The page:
Last updated on January 12, 2014
The largest SharePoint application that I’ve designed so far, which I have yet to blog on architecture, began with the desire to roll a no code solution.
12 months later from the time that it hit the meeting rooms and white boards my team has accomplished a great deal. Some of it was bending the platform to do the complex things our business folks required. During a scheduled refactor we are finding opportunities to dramatically improve performance … and leaving behind certain no code paradigm structures.
We ended up with a full blown, well documented SharePoint 2010 solution after all. Several Visual Studio sequential workflows, an event receiver, a couple application pages, a robust InfoPath template leveraging the declarative rules engine along with a fully featured VSTO code behind. All this supporting a large number of transactions, which in the end, puts money in peoples pockets.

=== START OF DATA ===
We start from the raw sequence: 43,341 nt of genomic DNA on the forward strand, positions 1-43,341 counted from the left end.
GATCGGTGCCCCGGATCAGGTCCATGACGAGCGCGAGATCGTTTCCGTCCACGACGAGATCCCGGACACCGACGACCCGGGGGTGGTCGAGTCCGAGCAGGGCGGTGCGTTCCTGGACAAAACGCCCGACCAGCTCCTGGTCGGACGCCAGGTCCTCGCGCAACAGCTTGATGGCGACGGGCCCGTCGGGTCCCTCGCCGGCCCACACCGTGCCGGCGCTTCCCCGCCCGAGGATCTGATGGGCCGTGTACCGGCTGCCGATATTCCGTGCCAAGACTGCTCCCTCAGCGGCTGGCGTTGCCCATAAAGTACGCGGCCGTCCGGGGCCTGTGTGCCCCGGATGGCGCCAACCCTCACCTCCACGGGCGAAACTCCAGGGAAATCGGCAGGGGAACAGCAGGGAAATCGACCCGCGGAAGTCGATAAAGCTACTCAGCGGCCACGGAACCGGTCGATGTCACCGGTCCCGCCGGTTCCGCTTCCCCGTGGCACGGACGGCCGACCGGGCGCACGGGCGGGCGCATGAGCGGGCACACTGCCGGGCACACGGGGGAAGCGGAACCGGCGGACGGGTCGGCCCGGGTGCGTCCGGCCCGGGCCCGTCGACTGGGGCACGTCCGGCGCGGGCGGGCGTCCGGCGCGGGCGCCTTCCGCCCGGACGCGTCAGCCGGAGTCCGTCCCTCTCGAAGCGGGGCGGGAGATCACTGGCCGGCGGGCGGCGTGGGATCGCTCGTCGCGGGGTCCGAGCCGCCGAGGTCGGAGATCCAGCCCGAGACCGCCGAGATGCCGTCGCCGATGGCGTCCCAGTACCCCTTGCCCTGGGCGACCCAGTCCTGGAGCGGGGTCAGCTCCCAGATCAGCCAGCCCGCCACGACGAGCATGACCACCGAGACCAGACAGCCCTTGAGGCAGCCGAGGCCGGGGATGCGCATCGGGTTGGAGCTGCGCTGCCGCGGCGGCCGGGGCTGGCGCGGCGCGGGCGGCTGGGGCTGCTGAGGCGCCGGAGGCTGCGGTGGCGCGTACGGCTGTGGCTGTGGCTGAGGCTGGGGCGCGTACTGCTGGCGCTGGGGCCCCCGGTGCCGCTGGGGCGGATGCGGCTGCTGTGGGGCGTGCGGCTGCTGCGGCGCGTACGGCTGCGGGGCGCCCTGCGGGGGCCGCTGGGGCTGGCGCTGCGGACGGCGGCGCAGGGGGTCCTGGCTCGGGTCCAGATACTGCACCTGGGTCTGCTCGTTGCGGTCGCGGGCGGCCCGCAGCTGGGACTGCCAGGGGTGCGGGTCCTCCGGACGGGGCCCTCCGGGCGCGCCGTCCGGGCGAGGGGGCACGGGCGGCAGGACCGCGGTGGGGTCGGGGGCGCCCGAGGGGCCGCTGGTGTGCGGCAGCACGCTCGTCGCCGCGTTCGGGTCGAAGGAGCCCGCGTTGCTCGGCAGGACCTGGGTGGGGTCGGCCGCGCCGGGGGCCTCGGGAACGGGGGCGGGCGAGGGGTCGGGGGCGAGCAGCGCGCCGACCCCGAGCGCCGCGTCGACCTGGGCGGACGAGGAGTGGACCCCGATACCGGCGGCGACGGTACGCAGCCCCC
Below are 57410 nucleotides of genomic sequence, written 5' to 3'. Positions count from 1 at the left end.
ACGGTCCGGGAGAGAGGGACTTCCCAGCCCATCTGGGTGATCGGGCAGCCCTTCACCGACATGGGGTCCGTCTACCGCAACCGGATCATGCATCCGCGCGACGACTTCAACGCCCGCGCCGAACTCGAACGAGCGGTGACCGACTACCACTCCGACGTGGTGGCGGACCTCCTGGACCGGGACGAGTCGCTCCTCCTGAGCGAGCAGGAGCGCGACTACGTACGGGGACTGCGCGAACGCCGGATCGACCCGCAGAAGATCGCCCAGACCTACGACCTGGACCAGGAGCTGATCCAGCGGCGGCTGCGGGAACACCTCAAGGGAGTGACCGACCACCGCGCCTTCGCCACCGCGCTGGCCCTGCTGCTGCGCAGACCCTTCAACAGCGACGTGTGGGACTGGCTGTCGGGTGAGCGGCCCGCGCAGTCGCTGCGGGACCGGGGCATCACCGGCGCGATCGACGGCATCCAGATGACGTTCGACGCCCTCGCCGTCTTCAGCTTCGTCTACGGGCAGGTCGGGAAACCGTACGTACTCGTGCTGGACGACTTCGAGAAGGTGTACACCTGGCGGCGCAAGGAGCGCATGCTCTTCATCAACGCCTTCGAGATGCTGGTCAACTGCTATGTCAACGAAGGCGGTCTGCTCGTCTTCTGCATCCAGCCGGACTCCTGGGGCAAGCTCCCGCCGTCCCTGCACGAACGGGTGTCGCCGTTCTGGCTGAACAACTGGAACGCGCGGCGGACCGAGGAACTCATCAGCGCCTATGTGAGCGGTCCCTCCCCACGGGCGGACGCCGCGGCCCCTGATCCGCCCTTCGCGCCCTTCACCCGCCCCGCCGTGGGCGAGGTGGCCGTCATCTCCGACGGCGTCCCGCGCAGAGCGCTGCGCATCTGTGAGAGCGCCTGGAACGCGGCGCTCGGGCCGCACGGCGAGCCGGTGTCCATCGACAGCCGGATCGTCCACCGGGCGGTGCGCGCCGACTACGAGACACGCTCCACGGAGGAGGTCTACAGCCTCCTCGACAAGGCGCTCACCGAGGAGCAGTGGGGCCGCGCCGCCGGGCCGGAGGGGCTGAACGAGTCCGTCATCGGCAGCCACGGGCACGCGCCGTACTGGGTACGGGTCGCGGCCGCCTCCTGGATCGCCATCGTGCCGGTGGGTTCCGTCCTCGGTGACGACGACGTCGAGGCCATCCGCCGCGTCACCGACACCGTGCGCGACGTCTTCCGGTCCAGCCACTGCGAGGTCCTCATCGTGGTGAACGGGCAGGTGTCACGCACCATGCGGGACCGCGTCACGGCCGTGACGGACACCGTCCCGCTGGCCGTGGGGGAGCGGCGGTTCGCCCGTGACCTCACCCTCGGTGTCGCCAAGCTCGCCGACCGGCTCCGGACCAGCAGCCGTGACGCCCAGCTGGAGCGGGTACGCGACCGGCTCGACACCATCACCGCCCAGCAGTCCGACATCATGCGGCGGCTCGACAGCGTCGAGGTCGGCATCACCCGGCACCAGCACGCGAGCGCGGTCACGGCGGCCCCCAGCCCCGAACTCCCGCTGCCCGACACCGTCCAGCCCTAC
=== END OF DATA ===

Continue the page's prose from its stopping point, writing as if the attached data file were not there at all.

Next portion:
There is always a time and a place for various strategies. As our application supported larger and larger numbers of people, refactoring out the no code paradigm aspects has definitely proved worth the effort. Both to improve performance and scale to larger use thresholds.